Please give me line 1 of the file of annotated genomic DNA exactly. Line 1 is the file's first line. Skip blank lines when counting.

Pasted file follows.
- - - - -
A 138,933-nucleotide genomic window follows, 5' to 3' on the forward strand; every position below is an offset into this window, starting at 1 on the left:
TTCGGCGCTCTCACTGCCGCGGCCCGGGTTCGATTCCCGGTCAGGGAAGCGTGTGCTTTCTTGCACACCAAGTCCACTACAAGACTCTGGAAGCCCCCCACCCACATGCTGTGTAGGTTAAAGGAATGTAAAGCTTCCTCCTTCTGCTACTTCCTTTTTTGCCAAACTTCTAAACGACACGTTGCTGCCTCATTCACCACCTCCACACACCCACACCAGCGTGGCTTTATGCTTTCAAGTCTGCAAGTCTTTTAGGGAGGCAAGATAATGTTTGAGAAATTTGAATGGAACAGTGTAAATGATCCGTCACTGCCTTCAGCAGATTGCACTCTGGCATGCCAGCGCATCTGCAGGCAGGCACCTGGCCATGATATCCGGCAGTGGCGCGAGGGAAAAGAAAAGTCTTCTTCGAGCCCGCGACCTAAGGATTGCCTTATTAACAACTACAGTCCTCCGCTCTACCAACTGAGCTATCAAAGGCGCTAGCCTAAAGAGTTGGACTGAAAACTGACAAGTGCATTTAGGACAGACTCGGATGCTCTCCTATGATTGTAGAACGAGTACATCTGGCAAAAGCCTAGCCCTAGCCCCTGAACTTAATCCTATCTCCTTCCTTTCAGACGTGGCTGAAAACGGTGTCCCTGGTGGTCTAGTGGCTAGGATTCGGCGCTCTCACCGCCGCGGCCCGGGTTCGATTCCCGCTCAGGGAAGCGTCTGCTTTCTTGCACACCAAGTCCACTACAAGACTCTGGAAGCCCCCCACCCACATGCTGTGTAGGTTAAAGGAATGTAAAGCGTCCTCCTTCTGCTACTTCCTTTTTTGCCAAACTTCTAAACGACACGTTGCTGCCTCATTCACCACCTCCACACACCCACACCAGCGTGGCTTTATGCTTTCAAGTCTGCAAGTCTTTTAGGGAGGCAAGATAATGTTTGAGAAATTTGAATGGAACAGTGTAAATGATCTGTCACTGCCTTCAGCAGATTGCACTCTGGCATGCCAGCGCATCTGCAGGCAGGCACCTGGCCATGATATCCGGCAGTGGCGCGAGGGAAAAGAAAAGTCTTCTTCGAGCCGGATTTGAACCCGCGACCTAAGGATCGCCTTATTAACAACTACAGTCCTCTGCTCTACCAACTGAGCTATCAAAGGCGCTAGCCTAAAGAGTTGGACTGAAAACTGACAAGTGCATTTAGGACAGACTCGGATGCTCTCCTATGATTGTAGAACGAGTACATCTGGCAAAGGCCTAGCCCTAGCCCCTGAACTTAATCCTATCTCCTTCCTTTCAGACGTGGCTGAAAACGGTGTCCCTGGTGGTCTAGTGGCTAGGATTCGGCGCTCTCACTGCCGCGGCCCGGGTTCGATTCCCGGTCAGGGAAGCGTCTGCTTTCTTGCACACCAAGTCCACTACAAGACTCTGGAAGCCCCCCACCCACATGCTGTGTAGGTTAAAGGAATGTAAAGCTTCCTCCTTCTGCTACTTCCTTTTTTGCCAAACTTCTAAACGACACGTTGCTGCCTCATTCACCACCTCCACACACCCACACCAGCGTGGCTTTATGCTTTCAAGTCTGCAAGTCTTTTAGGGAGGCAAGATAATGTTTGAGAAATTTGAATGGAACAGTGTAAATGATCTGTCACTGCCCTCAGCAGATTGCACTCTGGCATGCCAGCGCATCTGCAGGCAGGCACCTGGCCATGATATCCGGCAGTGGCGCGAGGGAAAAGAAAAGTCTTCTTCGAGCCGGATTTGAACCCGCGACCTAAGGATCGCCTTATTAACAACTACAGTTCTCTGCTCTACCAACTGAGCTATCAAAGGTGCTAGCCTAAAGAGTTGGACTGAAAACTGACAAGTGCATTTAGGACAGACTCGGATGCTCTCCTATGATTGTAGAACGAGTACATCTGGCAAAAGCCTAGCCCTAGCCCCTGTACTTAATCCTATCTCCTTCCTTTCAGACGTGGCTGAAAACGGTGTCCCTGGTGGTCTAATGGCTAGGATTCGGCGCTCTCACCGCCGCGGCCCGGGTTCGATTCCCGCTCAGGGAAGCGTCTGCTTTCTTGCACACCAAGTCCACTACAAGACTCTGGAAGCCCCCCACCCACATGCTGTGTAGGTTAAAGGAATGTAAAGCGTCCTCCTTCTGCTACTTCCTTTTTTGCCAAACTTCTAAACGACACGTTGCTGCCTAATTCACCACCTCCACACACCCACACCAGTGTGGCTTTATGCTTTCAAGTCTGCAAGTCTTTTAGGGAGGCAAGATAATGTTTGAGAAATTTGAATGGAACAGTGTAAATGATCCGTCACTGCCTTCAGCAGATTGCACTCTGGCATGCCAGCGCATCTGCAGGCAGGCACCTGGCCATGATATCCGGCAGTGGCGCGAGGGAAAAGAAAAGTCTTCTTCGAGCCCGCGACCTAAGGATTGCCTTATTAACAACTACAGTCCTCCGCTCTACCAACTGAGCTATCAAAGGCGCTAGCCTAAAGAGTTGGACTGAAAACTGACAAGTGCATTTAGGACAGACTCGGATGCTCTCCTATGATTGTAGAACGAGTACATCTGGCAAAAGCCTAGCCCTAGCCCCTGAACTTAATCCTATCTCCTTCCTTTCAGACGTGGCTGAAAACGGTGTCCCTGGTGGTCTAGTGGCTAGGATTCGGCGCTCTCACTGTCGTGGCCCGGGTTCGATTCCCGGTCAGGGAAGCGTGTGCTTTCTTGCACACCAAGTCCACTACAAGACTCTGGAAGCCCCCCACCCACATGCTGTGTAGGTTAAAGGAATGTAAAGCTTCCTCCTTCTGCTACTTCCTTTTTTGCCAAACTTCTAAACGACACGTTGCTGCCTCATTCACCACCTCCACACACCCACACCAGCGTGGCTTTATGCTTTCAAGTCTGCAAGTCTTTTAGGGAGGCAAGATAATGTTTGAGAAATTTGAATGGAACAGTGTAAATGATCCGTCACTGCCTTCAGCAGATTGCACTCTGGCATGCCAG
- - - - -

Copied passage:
A 138,933-nucleotide genomic window follows, 5' to 3' on the forward strand; every position below is an offset into this window, starting at 1 on the left: